For Boomers and Zoomers, hiking is more popular than ever.

For who?

On my last East Coast hiking trip, I had the good fortune to sit down and talk trails with avid hiker Larry Meehan, Vice President of Media Relations & Tourism for the Greater Boston Visitors and Convention Bureau. “Zoomers are one of the largest groups of hikers in the Blue Hills, Middlesex Fells and in the other parks around Boston,” he informed me.

I looked at him quizzically. “Zoomers?”

“Active Baby Boomers. Like us.”

“Zoomers,” I pondered out loud. “Baby Boomers who hike.”

Zoomers are an intriguing—even crucial—demographic to the travel industry, Meehan explains, because they’re active, curious, health conscious; they like active vacations and have discretionary income—or at least as much as any other group does these days.

Boomer that I am, I’ve always been aware of how my generation (defined by birthdates between 1946 and 1964) has enthusiastically embraced hiking as an outdoors recreation, a way to travel, and even as a lifestyle.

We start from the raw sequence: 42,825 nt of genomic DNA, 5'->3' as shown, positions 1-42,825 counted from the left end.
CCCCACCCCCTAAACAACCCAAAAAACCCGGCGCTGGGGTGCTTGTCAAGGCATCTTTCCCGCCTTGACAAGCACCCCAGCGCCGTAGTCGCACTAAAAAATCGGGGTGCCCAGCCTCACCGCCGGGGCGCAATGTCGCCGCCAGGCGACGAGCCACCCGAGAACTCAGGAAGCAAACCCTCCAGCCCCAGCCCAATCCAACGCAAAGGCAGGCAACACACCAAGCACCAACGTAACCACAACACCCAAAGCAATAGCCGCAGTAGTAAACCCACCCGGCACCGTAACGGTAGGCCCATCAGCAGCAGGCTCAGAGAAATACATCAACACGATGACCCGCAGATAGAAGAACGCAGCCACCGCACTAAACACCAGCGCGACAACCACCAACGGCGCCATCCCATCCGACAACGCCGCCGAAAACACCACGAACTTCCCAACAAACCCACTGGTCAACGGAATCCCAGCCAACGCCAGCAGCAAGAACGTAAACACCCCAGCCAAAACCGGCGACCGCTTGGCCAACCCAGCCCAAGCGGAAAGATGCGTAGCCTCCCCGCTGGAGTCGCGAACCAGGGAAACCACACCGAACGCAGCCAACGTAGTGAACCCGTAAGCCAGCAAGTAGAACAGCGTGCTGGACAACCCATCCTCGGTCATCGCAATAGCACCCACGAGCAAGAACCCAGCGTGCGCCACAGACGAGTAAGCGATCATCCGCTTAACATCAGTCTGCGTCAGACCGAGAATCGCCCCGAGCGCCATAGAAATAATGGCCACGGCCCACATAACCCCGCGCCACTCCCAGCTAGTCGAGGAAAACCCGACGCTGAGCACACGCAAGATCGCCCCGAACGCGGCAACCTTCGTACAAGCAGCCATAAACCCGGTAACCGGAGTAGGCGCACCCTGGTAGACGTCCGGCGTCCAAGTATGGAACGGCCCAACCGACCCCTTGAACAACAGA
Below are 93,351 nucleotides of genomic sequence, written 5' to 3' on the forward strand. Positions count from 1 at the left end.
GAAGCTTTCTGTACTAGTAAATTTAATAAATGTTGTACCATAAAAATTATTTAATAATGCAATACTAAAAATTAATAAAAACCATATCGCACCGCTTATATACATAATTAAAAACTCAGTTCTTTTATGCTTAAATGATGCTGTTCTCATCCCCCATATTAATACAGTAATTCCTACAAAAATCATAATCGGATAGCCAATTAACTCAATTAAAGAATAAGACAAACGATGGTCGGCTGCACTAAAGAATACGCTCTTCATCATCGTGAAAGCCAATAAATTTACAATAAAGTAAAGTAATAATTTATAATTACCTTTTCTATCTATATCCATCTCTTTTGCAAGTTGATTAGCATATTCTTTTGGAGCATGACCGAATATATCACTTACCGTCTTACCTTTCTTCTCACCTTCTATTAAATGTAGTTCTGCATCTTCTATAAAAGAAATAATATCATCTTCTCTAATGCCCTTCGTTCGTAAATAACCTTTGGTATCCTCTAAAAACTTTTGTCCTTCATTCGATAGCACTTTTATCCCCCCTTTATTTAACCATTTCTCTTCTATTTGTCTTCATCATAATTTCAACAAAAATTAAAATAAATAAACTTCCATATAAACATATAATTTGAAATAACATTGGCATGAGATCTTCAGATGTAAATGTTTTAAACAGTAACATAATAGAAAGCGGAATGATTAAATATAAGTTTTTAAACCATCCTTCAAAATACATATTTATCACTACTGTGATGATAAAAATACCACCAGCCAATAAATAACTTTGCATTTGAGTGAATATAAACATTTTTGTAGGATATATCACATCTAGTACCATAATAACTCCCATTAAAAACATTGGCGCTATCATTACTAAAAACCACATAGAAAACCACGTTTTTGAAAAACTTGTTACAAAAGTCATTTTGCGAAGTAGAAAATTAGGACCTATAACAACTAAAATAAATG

Every generation as it ages separates into active and sedentary camps, and Boomers are no exception. “Zoomer,” I learned after returning home from my hiking trip, is a term coined by gerontologist David Denko to identify this trend-setting group of boomers.

Zoomer-Boomer booster Denko ( calls for “a bold new brand of maturity…advocating spirited and awesomely adventurous lifestyles.”

Count this hiker in.

That’s it for now. Gotta zoom.